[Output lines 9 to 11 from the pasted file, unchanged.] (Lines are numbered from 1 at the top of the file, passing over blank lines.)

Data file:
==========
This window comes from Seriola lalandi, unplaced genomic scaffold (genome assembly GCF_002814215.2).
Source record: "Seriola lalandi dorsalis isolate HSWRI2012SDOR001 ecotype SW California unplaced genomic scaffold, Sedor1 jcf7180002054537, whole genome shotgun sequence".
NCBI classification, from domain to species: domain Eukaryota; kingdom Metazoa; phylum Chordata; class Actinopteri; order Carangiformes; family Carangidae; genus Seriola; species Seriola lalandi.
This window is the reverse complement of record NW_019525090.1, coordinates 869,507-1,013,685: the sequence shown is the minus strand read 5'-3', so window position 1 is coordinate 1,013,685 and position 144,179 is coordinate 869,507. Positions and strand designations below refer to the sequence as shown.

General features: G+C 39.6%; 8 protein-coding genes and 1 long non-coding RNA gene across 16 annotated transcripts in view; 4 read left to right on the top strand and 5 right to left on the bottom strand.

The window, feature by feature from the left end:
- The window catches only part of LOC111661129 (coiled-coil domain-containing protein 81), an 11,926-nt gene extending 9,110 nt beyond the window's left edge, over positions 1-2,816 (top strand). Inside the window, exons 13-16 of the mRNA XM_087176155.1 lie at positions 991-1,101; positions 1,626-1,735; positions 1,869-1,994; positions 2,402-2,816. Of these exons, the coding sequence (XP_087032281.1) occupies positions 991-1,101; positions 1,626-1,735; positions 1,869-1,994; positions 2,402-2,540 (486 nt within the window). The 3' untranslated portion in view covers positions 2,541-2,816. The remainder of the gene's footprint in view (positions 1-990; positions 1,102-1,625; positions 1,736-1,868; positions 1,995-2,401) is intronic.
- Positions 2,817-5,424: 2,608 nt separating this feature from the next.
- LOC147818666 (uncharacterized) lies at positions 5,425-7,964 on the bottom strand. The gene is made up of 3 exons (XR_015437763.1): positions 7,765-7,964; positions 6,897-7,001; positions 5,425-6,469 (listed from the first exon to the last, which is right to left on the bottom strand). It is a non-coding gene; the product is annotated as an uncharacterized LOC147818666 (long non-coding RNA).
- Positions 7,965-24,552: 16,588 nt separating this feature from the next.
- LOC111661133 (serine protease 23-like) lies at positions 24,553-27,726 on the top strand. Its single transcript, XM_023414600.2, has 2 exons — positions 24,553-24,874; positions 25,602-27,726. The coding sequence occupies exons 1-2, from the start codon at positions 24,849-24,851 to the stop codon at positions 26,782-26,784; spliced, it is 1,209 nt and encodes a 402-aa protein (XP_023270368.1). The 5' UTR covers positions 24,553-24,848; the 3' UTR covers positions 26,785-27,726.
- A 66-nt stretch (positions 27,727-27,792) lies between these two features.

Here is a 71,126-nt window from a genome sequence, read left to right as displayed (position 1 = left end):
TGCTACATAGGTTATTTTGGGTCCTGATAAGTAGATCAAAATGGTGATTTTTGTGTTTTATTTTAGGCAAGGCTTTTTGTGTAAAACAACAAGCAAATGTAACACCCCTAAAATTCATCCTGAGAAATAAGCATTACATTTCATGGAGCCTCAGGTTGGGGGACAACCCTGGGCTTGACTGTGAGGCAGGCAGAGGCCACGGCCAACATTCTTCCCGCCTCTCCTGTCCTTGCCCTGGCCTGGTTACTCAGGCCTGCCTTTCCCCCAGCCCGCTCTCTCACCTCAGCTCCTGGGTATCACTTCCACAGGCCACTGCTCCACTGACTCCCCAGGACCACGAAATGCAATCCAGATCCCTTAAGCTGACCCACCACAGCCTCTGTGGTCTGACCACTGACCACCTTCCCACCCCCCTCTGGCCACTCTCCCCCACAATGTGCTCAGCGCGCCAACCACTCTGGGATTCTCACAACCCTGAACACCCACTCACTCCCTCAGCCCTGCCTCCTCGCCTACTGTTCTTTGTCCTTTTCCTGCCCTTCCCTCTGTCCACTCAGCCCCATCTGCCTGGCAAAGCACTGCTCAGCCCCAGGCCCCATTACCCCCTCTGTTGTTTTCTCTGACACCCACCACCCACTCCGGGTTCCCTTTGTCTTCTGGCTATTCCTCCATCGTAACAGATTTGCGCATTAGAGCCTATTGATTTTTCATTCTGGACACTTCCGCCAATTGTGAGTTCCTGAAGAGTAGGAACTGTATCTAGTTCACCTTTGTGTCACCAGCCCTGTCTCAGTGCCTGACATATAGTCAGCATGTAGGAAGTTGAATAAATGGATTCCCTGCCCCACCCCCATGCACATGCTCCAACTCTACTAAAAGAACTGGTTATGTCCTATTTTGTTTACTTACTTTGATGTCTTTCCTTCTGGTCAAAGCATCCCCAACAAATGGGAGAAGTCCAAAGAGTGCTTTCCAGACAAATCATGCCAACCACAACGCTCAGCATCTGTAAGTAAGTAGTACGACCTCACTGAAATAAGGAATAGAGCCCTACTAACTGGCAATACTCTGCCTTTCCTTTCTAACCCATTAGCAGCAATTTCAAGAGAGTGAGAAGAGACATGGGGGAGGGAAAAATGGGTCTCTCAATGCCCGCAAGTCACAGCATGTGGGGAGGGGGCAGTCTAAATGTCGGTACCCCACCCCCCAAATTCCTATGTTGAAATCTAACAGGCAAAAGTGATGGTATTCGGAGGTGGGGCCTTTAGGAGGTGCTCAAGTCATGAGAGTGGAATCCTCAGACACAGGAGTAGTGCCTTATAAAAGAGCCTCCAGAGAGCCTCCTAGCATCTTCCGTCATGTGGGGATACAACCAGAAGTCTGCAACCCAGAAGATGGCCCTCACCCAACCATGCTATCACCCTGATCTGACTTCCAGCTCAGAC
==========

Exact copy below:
- LOC147818666 (uncharacterized) lies at positions 5,425-7,964 on the bottom strand. The gene is made up of 3 exons (XR_015437763.1): positions 7,765-7,964; positions 6,897-7,001; positions 5,425-6,469 (listed from the first exon to the last, which is right to left on the bottom strand). It is a non-coding gene; the product is annotated as an uncharacterized LOC147818666 (long non-coding RNA).
- Positions 7,965-24,552: 16,588 nt separating this feature from the next.
- LOC111661133 (serine protease 23-like) lies at positions 24,553-27,726 on the top strand. Its single transcript, XM_023414600.2, has 2 exons — positions 24,553-24,874; positions 25,602-27,726. The coding sequence occupies exons 1-2, from the start codon at positions 24,849-24,851 to the stop codon at positions 26,782-26,784; spliced, it is 1,209 nt and encodes a 402-aa protein (XP_023270368.1). The 5' UTR covers positions 24,553-24,848; the 3' UTR covers positions 26,785-27,726.